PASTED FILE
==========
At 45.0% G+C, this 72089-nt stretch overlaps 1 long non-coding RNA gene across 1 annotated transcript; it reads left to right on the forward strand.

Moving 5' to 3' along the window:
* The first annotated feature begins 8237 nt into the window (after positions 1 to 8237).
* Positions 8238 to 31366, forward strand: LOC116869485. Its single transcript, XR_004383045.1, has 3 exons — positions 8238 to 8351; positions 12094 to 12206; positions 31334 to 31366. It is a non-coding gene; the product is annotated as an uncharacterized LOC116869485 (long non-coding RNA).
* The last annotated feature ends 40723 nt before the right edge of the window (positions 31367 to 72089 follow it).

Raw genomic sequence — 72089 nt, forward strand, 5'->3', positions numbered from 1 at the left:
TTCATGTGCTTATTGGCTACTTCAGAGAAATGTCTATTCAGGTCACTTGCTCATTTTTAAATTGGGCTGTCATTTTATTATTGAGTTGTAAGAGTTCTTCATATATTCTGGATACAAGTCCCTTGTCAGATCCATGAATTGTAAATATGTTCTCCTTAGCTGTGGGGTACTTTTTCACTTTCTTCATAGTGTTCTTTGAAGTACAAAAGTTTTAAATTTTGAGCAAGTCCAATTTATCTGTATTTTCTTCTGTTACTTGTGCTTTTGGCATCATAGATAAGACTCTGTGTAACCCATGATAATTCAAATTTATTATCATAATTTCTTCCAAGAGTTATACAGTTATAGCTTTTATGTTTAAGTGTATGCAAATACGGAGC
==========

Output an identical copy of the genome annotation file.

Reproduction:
At 45.0% G+C, this 72089-nt stretch overlaps 1 long non-coding RNA gene across 1 annotated transcript; it reads left to right on the forward strand.

Moving 5' to 3' along the window:
* The first annotated feature begins 8237 nt into the window (after positions 1 to 8237).
* Positions 8238 to 31366, forward strand: LOC116869485. Its single transcript, XR_004383045.1, has 3 exons — positions 8238 to 8351; positions 12094 to 12206; positions 31334 to 31366. It is a non-coding gene; the product is annotated as an uncharacterized LOC116869485 (long non-coding RNA).
* The last annotated feature ends 40723 nt before the right edge of the window (positions 31367 to 72089 follow it).

Raw genomic sequence — 72089 nt, forward strand, 5'->3', positions numbered from 1 at the left:
TTCATGTGCTTATTGGCTACTTCAGAGAAATGTCTATTCAGGTCACTTGCTCATTTTTAAATTGGGCTGTCATTTTATTATTGAGTTGTAAGAGTTCTTCATATATTCTGGATACAAGTCCCTTGTCAGATCCATGAATTGTAAATATGTTCTCCTTAGCTGTGGGGTACTTTTTCACTTTCTTCATAGTGTTCTTTGAAGTACAAAAGTTTTAAATTTTGAGCAAGTCCAATTTATCTGTATTTTCTTCTGTTACTTGTGCTTTTGGCATCATAGATAAGACTCTGTGTAACCCATGATAATTCAAATTTATTATCATAATTTCTTCCAAGAGTTATACAGTTATAGCTTTTATGTTTAAGTGTATGCAAATACGGAGC